The current U.S. Embassy in central London was designed by Finnish-born American architect Eero Saarinen in 1960. Saarinen also designed the St. Louis Gateway Arch.
Credit Shaun Curry / AFP/Getty Images
An Italian security policeman checks the main entrance of the U.S. Embassy in downtown Rome in 2008, ahead of a visit by President George W. Bush. The embassy building is over 300 years old and was once the home to the first queen of Italy, Margherita.
Credit Angelo Carconi / AP
View of the entrance to the U.S. Embassy in Berlin in 2009. The new building opened in 2008 and exemplifies the new design standard to maintain security without sacrificing beauty.
Credit Joh MacDougall / AFP/Getty Images
A policeman stands in front of the U.S. Embassy in Mexico City in 2008. This embassy was built in 1961 and is more in line with the fortress-style embassies.
Credit Marco Ugarte / AP
The U.S. Embassy in Bangui, the capital of the Central African Republic, was evacuated on Dec. 28, 2012, because of security concerns as the CAR government continues to combat rebels.
Credit Sia Kambou / AFP/Getty Images
An Egyptian protester stands above the entry of the U.S. Embassy in Cairo on Sept. 11, 2012, during a demonstration against a film deemed offensive to Islam.
Credit Khaled Desouki / AFP/Getty Images
A rendering of the new U.S. Embassy in London that is expected to open in 2017. Susan Johnson describes it as a fortress that has been softened and feels more open.
Credit Kieran Timberlake / U.S. Embassy
The embassy in Baghdad features a more fortresslike design.
Credit U.S. Department Of State
Local and foreign journalists visit the new U.S. Embassy in Beijing on Aug. 5, 2008. This massive embassy is the second-largest in the world after the heavily fortified compound in Baghdad.
There's been a tug of war between aesthetically pleasing and safe when it comes to American embassies around the world.
Many embassies have been slammed as bunkers, bland cubes and lifeless compounds. Even the new Secretary of State John Kerry said just a few years ago, "We are building some of the ugliest embassies I've ever seen."
Originally published on Tue February 26, 2013 3:41 pm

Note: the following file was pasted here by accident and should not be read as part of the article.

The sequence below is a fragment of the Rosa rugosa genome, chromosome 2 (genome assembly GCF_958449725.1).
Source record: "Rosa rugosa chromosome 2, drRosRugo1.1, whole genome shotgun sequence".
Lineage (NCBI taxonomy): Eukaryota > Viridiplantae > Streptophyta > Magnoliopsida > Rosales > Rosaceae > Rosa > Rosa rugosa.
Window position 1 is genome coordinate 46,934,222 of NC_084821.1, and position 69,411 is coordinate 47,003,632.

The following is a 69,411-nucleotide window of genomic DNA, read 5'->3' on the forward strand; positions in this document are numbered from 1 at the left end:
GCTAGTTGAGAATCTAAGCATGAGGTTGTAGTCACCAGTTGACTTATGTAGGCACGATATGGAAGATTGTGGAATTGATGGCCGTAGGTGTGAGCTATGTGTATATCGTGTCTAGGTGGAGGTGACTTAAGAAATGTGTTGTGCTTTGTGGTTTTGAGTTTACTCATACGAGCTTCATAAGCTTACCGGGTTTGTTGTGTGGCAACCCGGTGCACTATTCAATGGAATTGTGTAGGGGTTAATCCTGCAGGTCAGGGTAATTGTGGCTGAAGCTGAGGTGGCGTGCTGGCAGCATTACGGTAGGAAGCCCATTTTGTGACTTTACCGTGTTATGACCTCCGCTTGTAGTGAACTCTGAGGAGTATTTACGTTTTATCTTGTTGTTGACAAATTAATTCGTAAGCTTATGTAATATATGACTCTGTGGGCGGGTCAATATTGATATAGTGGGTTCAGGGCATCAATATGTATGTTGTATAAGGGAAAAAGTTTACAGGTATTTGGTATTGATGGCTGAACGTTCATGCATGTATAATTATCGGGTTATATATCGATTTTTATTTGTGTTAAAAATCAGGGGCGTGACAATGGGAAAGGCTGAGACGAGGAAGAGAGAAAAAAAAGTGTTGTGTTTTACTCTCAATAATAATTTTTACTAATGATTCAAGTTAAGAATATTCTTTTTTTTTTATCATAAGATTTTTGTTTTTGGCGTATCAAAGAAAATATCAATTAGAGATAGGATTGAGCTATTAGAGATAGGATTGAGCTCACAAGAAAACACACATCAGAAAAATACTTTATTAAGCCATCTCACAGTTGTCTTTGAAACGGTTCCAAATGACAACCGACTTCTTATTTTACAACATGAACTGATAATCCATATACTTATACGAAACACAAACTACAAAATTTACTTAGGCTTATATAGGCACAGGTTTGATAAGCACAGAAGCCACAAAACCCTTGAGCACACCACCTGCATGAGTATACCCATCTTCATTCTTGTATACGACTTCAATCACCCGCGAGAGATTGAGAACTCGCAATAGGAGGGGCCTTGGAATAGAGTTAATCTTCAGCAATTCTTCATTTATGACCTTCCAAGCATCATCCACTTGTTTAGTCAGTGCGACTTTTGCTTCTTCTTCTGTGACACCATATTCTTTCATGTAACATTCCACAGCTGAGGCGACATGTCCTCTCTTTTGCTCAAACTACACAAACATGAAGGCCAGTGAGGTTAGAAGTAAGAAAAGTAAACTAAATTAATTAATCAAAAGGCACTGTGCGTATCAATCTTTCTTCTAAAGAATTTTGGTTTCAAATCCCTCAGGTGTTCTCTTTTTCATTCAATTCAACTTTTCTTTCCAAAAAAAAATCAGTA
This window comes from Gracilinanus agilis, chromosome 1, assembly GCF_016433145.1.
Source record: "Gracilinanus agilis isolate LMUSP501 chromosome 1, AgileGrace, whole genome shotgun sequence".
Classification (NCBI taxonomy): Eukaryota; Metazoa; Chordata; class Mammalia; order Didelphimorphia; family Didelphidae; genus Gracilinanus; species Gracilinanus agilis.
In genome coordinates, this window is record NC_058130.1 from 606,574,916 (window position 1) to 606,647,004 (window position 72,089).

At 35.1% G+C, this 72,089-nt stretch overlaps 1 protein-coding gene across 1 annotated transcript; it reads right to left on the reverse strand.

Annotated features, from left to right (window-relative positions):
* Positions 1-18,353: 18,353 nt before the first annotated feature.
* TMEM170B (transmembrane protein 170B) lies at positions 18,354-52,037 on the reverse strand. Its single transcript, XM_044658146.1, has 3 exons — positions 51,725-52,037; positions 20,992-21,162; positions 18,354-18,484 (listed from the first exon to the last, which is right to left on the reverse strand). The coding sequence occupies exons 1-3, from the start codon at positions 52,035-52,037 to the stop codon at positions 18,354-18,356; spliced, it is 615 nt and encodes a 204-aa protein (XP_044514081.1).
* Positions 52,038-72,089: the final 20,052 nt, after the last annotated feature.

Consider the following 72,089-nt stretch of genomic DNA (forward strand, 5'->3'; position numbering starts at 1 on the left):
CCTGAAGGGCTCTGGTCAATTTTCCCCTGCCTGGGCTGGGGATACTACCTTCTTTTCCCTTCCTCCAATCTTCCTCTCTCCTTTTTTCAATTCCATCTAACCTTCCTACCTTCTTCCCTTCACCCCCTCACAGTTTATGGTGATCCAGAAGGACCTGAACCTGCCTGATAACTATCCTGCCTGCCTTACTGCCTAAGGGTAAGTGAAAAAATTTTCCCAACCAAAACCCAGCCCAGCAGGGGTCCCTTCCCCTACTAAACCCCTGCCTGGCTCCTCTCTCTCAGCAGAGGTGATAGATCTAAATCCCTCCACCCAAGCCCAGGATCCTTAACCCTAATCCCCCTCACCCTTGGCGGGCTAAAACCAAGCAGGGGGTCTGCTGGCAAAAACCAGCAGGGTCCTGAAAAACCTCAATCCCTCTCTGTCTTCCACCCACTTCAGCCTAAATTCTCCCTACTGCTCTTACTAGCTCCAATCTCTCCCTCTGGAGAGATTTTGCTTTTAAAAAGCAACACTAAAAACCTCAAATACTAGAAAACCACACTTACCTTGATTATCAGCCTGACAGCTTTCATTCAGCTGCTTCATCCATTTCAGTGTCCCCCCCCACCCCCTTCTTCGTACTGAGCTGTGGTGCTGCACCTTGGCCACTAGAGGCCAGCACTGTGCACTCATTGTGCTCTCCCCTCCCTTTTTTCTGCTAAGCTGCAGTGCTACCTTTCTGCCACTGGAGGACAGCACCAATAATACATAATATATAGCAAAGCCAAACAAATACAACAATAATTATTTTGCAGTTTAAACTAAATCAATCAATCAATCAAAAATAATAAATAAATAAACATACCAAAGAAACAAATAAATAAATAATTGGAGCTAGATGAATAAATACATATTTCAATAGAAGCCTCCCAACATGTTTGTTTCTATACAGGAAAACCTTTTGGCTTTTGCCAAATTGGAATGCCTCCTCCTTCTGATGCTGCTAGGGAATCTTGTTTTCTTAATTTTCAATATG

You are Barack Obama and you find yourself hacking away in the weeds of sequestration — and some frustration. What's going on?
After all, you won a second term as President of the United States. You withstood the hooks and slices of a nasty campaign. Your approval rating is on the rise. Over President's Day weekend you played golf with Tiger Woods. For an American politician, it probably doesn't get any better than this.
President Obama has for weeks warned congressional Republicans and the American public of the dangers facing the nation from the sequester budget cuts.
Failing to reach a deal between the White House and Congress by Friday could lead to some young children being dropped from Head Start, the FBI furloughing agents and fewer food inspectors, according to the president.
If the cuts unleash these and other harms, like longer lines at airports, Congress and voters won't be able to say they weren't warned.
The shooting of Florida teenager Trayvon Martin one year ago became an international story, and raised difficult questions about race and justice. Host Michel Martin continues her conversation with Robert Zimmerman Jr., the brother of accused killer George Zimmerman, about how his family views the case and the public reaction.
Unarmed Florida teenager Trayvon Martin was shot and killed one year ago today. Host Michel Martin speaks with Robert Zimmerman Jr., the brother of accused shooter George Zimmerman, about his brother's actions that night and the upcoming trial.
I'm Michel Martin and this is TELL ME MORE from NPR News. They say it takes a village to raise a child, but maybe you just need a few moms in your corner. Every week, we check in with a diverse group of parents for their common sense and savvy advice.
This year's edition of the Daytona 500 posted its strongest TV ratings since 2008, thanks to a buildup of attention drawn by Danica Patrick's history-making pole position and a horrendous crash during a race at the track Saturday. Viewership peaked late in the race, when Patrick dropped from third position to finish eighth behind winner Jimmie Johnson.
The biggest percentage gains in viewership seem to have come in big cities.
And now we turn to a political stalemate that seems to be turning into a crisis. We've been talking about the across-the-board cuts to the federal budget that seem more and more likely to go into effect this Friday because Congress and the White House have not agreed on a deficit reduction plan. It's being called sequestration.